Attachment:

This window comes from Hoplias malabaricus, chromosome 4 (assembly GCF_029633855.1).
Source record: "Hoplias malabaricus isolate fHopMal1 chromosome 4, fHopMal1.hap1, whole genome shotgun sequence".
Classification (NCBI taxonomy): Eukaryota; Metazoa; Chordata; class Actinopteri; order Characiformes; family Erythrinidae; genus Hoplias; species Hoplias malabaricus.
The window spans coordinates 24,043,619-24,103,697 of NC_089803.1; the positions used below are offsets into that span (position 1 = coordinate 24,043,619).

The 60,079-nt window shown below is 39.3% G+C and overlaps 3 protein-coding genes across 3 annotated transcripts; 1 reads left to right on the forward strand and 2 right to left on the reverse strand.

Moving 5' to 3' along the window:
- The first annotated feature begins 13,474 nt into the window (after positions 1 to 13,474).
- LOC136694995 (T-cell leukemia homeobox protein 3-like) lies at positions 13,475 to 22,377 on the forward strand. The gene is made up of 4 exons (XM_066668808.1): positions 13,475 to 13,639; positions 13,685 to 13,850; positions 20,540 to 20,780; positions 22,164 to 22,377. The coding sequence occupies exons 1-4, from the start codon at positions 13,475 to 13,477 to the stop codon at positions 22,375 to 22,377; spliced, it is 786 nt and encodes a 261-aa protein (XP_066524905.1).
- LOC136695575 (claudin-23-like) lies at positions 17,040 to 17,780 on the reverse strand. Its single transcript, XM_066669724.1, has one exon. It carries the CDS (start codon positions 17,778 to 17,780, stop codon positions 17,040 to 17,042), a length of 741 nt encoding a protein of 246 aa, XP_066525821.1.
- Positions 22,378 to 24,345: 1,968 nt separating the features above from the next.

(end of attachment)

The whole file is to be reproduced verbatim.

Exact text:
This window comes from Hoplias malabaricus, chromosome 4 (assembly GCF_029633855.1).
Source record: "Hoplias malabaricus isolate fHopMal1 chromosome 4, fHopMal1.hap1, whole genome shotgun sequence".
Classification (NCBI taxonomy): Eukaryota; Metazoa; Chordata; class Actinopteri; order Characiformes; family Erythrinidae; genus Hoplias; species Hoplias malabaricus.
The window spans coordinates 24,043,619-24,103,697 of NC_089803.1; the positions used below are offsets into that span (position 1 = coordinate 24,043,619).

The 60,079-nt window shown below is 39.3% G+C and overlaps 3 protein-coding genes across 3 annotated transcripts; 1 reads left to right on the forward strand and 2 right to left on the reverse strand.

Moving 5' to 3' along the window:
- The first annotated feature begins 13,474 nt into the window (after positions 1 to 13,474).
- LOC136694995 (T-cell leukemia homeobox protein 3-like) lies at positions 13,475 to 22,377 on the forward strand. The gene is made up of 4 exons (XM_066668808.1): positions 13,475 to 13,639; positions 13,685 to 13,850; positions 20,540 to 20,780; positions 22,164 to 22,377. The coding sequence occupies exons 1-4, from the start codon at positions 13,475 to 13,477 to the stop codon at positions 22,375 to 22,377; spliced, it is 786 nt and encodes a 261-aa protein (XP_066524905.1).
- LOC136695575 (claudin-23-like) lies at positions 17,040 to 17,780 on the reverse strand. Its single transcript, XM_066669724.1, has one exon. It carries the CDS (start codon positions 17,778 to 17,780, stop codon positions 17,040 to 17,042), a length of 741 nt encoding a protein of 246 aa, XP_066525821.1.
- Positions 22,378 to 24,345: 1,968 nt separating the features above from the next.